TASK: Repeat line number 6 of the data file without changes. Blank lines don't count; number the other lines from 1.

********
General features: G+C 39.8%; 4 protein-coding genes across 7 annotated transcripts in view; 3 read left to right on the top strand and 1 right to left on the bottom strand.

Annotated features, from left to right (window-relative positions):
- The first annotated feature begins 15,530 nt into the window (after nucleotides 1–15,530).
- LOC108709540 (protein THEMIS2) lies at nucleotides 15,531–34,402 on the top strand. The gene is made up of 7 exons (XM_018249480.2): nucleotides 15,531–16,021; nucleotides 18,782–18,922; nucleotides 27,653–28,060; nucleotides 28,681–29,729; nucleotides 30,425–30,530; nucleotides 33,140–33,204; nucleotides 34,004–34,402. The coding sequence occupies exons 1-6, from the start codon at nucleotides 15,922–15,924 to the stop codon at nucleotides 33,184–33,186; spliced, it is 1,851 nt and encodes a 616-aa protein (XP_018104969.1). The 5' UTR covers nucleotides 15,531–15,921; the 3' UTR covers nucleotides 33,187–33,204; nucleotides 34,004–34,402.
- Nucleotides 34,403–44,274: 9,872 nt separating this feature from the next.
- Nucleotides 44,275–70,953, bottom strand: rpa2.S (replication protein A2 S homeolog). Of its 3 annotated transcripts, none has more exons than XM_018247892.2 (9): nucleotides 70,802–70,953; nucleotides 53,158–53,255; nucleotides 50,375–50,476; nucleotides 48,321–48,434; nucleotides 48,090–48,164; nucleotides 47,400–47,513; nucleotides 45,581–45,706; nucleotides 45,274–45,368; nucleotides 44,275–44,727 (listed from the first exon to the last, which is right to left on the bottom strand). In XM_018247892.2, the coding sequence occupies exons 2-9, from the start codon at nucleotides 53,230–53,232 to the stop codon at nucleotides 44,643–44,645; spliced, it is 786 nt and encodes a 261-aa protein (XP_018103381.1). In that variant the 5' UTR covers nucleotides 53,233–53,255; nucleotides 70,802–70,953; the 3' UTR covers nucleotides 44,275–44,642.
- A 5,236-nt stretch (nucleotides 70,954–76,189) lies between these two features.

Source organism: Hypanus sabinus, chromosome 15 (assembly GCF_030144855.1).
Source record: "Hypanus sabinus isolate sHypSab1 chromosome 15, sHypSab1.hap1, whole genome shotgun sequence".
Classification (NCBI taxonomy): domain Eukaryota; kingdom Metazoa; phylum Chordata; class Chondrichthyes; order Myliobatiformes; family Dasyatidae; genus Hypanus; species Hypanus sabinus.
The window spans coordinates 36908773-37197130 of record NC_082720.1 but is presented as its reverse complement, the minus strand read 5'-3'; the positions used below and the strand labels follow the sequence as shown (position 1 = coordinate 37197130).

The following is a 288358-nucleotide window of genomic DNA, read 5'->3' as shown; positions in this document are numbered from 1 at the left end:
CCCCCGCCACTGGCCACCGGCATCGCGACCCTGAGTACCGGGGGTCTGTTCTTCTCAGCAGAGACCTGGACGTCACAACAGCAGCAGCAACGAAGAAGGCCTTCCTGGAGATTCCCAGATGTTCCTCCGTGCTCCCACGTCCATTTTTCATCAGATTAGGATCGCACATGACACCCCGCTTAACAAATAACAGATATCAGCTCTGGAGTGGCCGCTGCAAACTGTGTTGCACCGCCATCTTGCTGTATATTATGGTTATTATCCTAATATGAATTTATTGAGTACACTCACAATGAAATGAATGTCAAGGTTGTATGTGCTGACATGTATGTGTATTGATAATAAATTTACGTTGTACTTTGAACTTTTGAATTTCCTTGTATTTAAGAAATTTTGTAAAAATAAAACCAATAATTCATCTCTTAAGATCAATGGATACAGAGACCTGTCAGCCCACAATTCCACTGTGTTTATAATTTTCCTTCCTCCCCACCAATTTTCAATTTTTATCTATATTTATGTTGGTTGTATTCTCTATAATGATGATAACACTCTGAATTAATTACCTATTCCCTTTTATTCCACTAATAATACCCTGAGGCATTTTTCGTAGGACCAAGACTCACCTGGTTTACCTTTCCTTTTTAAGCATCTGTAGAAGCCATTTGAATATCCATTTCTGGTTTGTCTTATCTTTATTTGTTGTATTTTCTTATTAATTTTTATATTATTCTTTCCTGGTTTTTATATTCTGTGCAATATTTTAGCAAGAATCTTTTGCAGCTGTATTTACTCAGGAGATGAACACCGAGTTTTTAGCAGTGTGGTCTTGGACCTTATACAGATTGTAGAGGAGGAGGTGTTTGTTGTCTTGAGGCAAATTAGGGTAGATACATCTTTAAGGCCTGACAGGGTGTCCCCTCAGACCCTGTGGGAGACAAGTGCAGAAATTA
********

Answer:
- Nucleotides 44,275–70,953, bottom strand: rpa2.S (replication protein A2 S homeolog). Of its 3 annotated transcripts, none has more exons than XM_018247892.2 (9): nucleotides 70,802–70,953; nucleotides 53,158–53,255; nucleotides 50,375–50,476; nucleotides 48,321–48,434; nucleotides 48,090–48,164; nucleotides 47,400–47,513; nucleotides 45,581–45,706; nucleotides 45,274–45,368; nucleotides 44,275–44,727 (listed from the first exon to the last, which is right to left on the bottom strand). In XM_018247892.2, the coding sequence occupies exons 2-9, from the start codon at nucleotides 53,230–53,232 to the stop codon at nucleotides 44,643–44,645; spliced, it is 786 nt and encodes a 261-aa protein (XP_018103381.1). In that variant the 5' UTR covers nucleotides 53,233–53,255; nucleotides 70,802–70,953; the 3' UTR covers nucleotides 44,275–44,642.